Feb. 9 (Bloomberg) -- Canadian stocks had their biggest decline in almost three weeks as raw-material producers dropped after Teck Resources Ltd. missed analysts’ earnings forecasts.
Teck, Canada’s largest base-metals and coal producer, declined 8.3 percent after profit fell 20 percent short of the average estimate. Barrick Gold Corp. lost 1.6 percent as gold fluctuated and other precious metals fell. TMX Group Inc., owner of the Toronto Stock Exchange, surged 6.4 percent after agreeing to be bought by London Stock Exchange Group Plc.
The Standard & Poor’s/TSX Composite Index fell 108.22 points, or 0.8 percent, to close at 13,784.30 in Toronto, the biggest decline since Jan. 20.
Teck’s results “send a shot across the bow that commodities are still a volatile asset class,” said Todd Johnson, a money manager at BCV Asset Management in Winnipeg, Manitoba, which oversees C$255 million ($256 million). “There’s just a lot of hot money that’s moving quickly and will hit the sell button really quick when they don’t see what they like.”
The S&P/TSX rallied 4.8 percent from Jan. 25 to yesterday as economic data and corporate earnings signaled the global economic recovery is becoming more entrenched. Since the current earnings-reporting season began on Jan. 10, 74 percent of S&P 500 companies and 61 percent of S&P/TSX companies that have reported financial results have beaten analysts’ average earnings forecast.
An index of base-metals and coal producers fell from a record level after Teck failed to match analysts’ average earnings forecast, excluding certain items, for the fifth time in six quarters. Copper fell after China, the world’s largest user of industrial metals, raised interest rates.
Teck slumped 8.3 percent in Toronto Stock Exchange trading, the most since June 2009, to C$57.95. First Quantum Minerals Ltd., Canada’s second-largest publicly traded copper producer, declined the most since Aug. 20, decreasing 5.5 percent to C$129.75.
Thirty-one of 34 S&P/TSX gold companies retreated. Gold futures fluctuated on speculation that central banks will raise borrowing costs to cool inflation, eroding demand for the precious metal as an alternative investment.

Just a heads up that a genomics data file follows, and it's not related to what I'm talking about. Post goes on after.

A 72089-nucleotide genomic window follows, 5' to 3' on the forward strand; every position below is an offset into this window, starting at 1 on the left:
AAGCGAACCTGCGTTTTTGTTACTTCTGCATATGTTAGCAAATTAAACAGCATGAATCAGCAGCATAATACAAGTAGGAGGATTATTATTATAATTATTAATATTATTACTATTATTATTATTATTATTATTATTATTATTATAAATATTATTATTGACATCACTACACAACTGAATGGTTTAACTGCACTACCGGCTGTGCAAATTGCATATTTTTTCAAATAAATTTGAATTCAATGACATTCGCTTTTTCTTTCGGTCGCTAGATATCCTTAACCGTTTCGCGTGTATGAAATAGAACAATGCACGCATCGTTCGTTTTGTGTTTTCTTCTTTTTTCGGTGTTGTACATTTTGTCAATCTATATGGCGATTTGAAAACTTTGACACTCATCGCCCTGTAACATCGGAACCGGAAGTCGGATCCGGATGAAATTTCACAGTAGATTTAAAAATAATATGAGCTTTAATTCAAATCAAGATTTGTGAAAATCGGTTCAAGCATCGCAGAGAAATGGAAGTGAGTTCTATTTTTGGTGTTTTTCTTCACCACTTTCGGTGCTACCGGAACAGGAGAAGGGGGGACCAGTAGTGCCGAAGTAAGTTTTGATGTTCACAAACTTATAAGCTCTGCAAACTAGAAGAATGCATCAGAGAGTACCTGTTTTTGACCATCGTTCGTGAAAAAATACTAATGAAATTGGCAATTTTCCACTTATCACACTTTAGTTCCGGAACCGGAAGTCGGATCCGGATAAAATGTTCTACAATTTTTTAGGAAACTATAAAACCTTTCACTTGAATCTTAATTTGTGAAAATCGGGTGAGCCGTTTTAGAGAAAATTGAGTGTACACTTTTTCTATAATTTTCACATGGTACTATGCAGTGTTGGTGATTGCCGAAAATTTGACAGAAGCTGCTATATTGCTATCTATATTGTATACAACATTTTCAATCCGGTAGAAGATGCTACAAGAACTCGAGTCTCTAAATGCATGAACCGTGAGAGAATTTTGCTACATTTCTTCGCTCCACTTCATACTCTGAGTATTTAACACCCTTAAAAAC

Barrick lost 1.6 percent to C$47.69. Kinross Gold Corp., Canada’s third-largest gold producer, fell 2.8 percent to C$16.62. Eastern Platinum Ltd., which mines precious metals in South Africa, dropped 6.8 percent to C$1.65.
The S&P/TSX Energy Index declined for a fourth day after the U.S. Energy Department reported higher gasoline and distillate-fuel inventories than most analysts had forecast.
Talisman Energy Inc., which produces oil and gas in North America, the North Sea and Indonesia, lost 2.3 percent to C$22.60. TransCanada Corp., the owner of Canada’s largest pipeline system, decreased 1.1 percent to C$37.79.
Niko Resources Ltd., an oil and gas company with operations in South Asia, slumped 13 percent to C$81.75 after missing analysts’ third-quarter profit estimate by 10 percent, excluding certain items.
TMX soared 6.4 percent to C$42.85 after agreeing to a deal that values it at about C$42.68 a share. If the deal receives approval from shareholders and regulators, TMX shareholders would receive 2.9963 LSE shares for each TMX share they own, giving them 45 percent of the combined company.
Intact Financial Corp., Sierra Wireless Inc., Agrium Inc. and WestJet Airlines Ltd. each moved more than 3 percent after reporting financial results.
Intact Financial, Canada’s largest property and casualty insurer, slumped 4.7 percent to C$48.91 after trailing analysts’ average fourth-quarter profit estimate by 22 percent, excluding certain items.
Sierra Wireless, which makes wireless-communications products, sank 26 percent, the most since December 2008, to C$11.37 after missing analysts’ average fourth-quarter profit estimate by 32 percent, excluding certain items. The company said it may have a loss of as much as 6 cents a share in the first quarter.
Agrium, Canada’s second-largest fertilizer producer, advanced 3 percent to C$95.65, the highest since July 2008, after topping analysts’ average earnings estimate by 20 percent, excluding certain items.
WestJet, Canada’s largest airline by market value, jumped 12 percent to C$14.76 after reporting quarterly earnings of 33 cents a share excluding some items, two times the average analyst forecast. Air Canada, the biggest airline by revenue, rose for a fifth day, advancing 4.3 percent to C$3.42.
Cameco Corp., the world’s second-biggest uranium producer, rose 2.9 percent to C$42.09 after Anthony Young, an analyst at Dahlman Rose & Co., began coverage of the company with a “buy” rating. Demand for uranium will increase due to construction of nuclear power plants in China, Russia and India, Young said in a note to clients.
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